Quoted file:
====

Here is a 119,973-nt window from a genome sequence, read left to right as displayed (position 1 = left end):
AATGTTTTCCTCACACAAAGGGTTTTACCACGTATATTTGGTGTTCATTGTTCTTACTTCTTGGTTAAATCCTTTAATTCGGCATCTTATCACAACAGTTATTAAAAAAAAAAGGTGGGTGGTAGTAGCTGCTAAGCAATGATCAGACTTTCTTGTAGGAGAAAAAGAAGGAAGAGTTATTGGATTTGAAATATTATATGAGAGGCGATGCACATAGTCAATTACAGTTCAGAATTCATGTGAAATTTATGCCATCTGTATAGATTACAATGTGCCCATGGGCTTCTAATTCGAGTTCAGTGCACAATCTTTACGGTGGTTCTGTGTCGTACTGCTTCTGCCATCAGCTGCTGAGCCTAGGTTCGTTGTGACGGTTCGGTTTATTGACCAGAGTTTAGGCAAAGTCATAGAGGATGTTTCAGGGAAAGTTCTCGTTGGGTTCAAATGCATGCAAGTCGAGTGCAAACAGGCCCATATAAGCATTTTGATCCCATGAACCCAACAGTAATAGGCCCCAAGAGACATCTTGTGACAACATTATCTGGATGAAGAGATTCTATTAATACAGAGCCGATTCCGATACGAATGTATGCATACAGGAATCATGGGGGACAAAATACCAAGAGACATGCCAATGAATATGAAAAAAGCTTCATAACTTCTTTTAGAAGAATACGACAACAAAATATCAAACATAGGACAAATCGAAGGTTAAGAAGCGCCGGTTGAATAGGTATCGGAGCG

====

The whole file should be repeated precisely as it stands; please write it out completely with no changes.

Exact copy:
Here is a 119,973-nt window from a genome sequence, read left to right as displayed (position 1 = left end):
AATGTTTTCCTCACACAAAGGGTTTTACCACGTATATTTGGTGTTCATTGTTCTTACTTCTTGGTTAAATCCTTTAATTCGGCATCTTATCACAACAGTTATTAAAAAAAAAAGGTGGGTGGTAGTAGCTGCTAAGCAATGATCAGACTTTCTTGTAGGAGAAAAAGAAGGAAGAGTTATTGGATTTGAAATATTATATGAGAGGCGATGCACATAGTCAATTACAGTTCAGAATTCATGTGAAATTTATGCCATCTGTATAGATTACAATGTGCCCATGGGCTTCTAATTCGAGTTCAGTGCACAATCTTTACGGTGGTTCTGTGTCGTACTGCTTCTGCCATCAGCTGCTGAGCCTAGGTTCGTTGTGACGGTTCGGTTTATTGACCAGAGTTTAGGCAAAGTCATAGAGGATGTTTCAGGGAAAGTTCTCGTTGGGTTCAAATGCATGCAAGTCGAGTGCAAACAGGCCCATATAAGCATTTTGATCCCATGAACCCAACAGTAATAGGCCCCAAGAGACATCTTGTGACAACATTATCTGGATGAAGAGATTCTATTAATACAGAGCCGATTCCGATACGAATGTATGCATACAGGAATCATGGGGGACAAAATACCAAGAGACATGCCAATGAATATGAAAAAAGCTTCATAACTTCTTTTAGAAGAATACGACAACAAAATATCAAACATAGGACAAATCGAAGGTTAAGAAGCGCCGGTTGAATAGGTATCGGAGCG